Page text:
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Tumor-versary

Saturday, January 7, 2006 2:12 AM CST

January 6.
Happy Birthday, Cindy.
Happy Birthday, Cheri.

Dave used to call this day "Happy Un-Tumor Anniversary." And, as you might guess, he had a little song that went along with it.

That was one of the differences between Dave and I. He saw this as a day for celebration. The day the surgeons took out the tumor.

I saw it as one of those dark days. The day they told me that my husband's tumor was malignant.

He had been in that wreck on December 23. They did an MRI, put him on anti-seizure meds and steroids, and scheduled him for surgery. At the pre-surgery conference, the doctor asked, "Do you have any questions?" Dave said, "Only one. Do you believe in God?" The doctor looked Dave in the eye and said, "Yes, I do." Dave relaxed into his chair and said, "Okay, Shelley, you take it from here."

So I asked a million questions.

Then the doctor had one for us. "Do you have a will? A living will?" Dave said, "Do I need one?" Dr. Gehling kind of shook his head and said, "What you and I are going to do, there's nothing more dangerous, except maybe a heart/lung transplant. You need a will."

Dave said, "If it will make you feel better, I'll get one. But if I was going to die, it would have happened on that highway. There's a reason I'm still alive."

So Dan Hess helped us draw up wills. Thank you, Dan.

Then we researched everything, everything. And talked to doctors all over the place. Debated about having surgery with Mitch Berger, who is a world-reknowned surgeon, then at UW. Didn't know what to do. Dave said, "It's okay, we'll just pray, and we'll know." The next day, huge snowfall, closed passes. Dave said, "See, that's the sign. We stay."

The band came. Mark, Erik, Steve. They played music loud and late into the night. They wanted to shave Dave's head and write "Open other side" on his left side, but didn't, they were too busy playing guitar and singing. Our little house rocked that night.

The next day, we went to the hospital. There were crowds of us in the waiting room. All with these bandages around our heads, thinking we'd make Dave laugh. Dr. Gehling had thought Dave's tumor was very slow-growing as it was so large and Dave had had no symptoms. He said, when we do the surgery, I'll look at the cells, we'll know if it's malignant or not." Dave and I held hands, Robin prayed with us, and he was wheeled down the corridor.

Dave's tumor was right temporal lobe. They told us it could affect memory and emotion. We waited. Would he be okay? Would he still be Dave? Would he remember us?

Dr. Gehling came out and let us know that things were going well, but the slides had shown malignancy. Told us he'd know more after the UW pathologists had looked at the samples. Preliminary results were grade 2.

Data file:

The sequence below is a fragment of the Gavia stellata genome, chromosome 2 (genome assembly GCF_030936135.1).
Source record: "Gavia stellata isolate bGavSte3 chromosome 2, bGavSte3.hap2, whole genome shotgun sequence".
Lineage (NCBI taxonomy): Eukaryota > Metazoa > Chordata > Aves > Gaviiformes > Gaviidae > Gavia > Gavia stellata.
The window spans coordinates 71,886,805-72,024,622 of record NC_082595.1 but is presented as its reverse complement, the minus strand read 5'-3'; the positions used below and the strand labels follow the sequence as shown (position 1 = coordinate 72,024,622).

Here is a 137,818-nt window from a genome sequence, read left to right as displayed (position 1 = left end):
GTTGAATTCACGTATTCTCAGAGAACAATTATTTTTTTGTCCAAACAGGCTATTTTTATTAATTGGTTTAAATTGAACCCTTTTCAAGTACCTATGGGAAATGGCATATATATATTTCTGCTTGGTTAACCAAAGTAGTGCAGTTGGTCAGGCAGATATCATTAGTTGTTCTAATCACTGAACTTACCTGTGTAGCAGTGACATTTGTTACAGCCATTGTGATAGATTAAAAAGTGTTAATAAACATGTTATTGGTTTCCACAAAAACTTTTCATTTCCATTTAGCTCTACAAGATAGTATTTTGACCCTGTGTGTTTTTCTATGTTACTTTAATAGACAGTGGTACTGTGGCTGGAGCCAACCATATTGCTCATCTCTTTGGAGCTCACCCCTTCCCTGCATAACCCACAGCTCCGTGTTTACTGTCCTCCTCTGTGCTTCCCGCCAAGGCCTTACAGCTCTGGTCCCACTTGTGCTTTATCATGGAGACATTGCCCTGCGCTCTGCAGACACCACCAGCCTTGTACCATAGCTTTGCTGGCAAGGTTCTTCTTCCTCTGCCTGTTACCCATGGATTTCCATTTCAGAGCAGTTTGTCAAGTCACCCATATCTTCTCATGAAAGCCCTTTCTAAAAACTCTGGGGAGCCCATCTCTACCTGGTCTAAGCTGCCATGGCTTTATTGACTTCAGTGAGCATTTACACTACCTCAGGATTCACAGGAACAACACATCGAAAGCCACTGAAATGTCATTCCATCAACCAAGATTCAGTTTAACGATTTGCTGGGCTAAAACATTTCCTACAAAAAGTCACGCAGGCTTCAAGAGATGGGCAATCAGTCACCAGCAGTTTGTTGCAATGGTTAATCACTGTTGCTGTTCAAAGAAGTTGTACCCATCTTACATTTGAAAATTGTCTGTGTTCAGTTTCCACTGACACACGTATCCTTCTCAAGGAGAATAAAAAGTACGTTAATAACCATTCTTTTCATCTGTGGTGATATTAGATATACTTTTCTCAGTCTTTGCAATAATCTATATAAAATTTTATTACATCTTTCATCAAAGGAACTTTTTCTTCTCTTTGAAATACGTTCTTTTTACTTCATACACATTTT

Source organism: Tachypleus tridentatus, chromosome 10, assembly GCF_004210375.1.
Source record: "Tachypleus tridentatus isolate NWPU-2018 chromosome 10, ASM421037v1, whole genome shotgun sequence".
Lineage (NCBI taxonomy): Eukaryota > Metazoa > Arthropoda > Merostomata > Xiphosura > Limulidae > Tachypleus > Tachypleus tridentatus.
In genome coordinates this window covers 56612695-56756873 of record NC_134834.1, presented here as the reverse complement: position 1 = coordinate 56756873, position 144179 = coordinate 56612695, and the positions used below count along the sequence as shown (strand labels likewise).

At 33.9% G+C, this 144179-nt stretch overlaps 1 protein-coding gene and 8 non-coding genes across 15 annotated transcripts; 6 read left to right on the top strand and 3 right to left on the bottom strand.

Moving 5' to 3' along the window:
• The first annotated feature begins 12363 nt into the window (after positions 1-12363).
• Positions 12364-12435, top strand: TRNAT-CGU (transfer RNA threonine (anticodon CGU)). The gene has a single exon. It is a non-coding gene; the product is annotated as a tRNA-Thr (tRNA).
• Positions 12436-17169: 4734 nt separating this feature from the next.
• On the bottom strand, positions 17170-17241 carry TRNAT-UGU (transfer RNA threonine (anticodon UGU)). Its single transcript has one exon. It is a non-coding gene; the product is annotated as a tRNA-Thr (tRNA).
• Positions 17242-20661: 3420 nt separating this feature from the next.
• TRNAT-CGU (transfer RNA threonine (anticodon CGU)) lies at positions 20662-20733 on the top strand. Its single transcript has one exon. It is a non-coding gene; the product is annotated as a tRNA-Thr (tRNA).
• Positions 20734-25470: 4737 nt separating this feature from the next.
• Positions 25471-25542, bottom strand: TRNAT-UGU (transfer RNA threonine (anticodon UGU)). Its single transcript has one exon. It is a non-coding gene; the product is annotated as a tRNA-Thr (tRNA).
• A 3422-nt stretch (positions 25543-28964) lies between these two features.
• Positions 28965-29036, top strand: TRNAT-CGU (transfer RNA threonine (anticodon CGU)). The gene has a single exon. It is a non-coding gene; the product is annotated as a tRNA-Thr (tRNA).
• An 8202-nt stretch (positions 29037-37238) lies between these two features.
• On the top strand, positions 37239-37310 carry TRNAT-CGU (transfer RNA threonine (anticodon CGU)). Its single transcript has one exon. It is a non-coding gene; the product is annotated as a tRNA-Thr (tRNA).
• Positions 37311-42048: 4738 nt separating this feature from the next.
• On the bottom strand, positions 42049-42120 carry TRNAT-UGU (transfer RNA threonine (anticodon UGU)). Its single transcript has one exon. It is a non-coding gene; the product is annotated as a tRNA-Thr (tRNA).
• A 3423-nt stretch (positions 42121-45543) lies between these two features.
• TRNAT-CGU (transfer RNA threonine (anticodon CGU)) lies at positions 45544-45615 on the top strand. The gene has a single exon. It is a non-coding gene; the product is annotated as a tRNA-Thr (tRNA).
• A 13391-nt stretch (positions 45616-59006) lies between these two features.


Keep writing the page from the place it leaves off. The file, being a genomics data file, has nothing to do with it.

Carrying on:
Whew, I thought, grade 2. We're not at 4. This will be okay.

I went to the recovery room, a friend snuck me in. Dave opened his eyes, smiled at me and said, "Not today." (Story of that in journal history.) So I knew he was okay.

Was feeling pretty good, pretty optimistic, Dave had come through surgery with flying colors, the tumor was low-grade. This was good, right?

Went to see Dave once they got him settled in ICU. Kathy Yancey was his nurse. She's a member of the famous class of '81. As I talked with her, and she worked over Dave, she wouldn't look into my eyes. When I finally caught her gaze, there were tears in her eyes. I knew then that she understood something I didn't. And for the first time since the patrol called about the wreck, I felt real fear. Paralyzing fear. Stomach-dropping, head-spinning, panic-inducing fear. I looked at Kathy and said, "I need to talk to the doctor again." She said, "I think so."

So I met with him again. He explained everything to me again. And again. And I still didn't get it. It didn't sound so awful. Low-grade tumor, debate about radiation, no need for chemo, too slow-growing for chemo.....I made him tell me again. Finally he said, "Michelle, are you asking for numbers?" I said, "I guess I am." He said, "80f people with this kind of tumor will die within 2-3 years." I said, "What about the other 20 He said, "Some on each side of that." Then he told me about a child he knew who had had a grade 4, the dreaded GBM, who was still living 16 years later. Turned out he was a student of Dave's, someone Dave knew and cared for. And then, he said, "But kids are different."

But we all know that Dave had never been 80�n his entire life, right? 80�as never enough for him in any endeavor. So I held onto hope.

Dave was moved to a regular room, some double vision, some facial numbness. They assured us it would go away, it did. Dave was pretty tired, slept Tuesday mostly. Then Wednesday, he wanted to talk. What did the doctor say? I told Dave that it was cancer. He stood up and said, "Hospitals are for sick people. Get me out of here." Then he said, "There might be kids who are having a hard time with this diagnosis, let me talk to someone so I know who to pray for."

The first night Dave was in the hospital, I went home, because Kate was still nursing. When I woke up in the morning, I couldn't find Kenny. Kenny was 5 at the time, and didn't talk much yet. When I went into the living room, he was sound asleep on Mark's chest. I'll never forget that.

He said his first goal was to be home for Kate's first birthday, January 16. He got out of the hospital January 9. His second goal was to dance at her wedding. I suppose they have dance floors in heaven, but it's not the same.

Love, Shelley

PS. Look in the photo album on CB for some pictures of the Kyle grief cocoon and the snowball fight.

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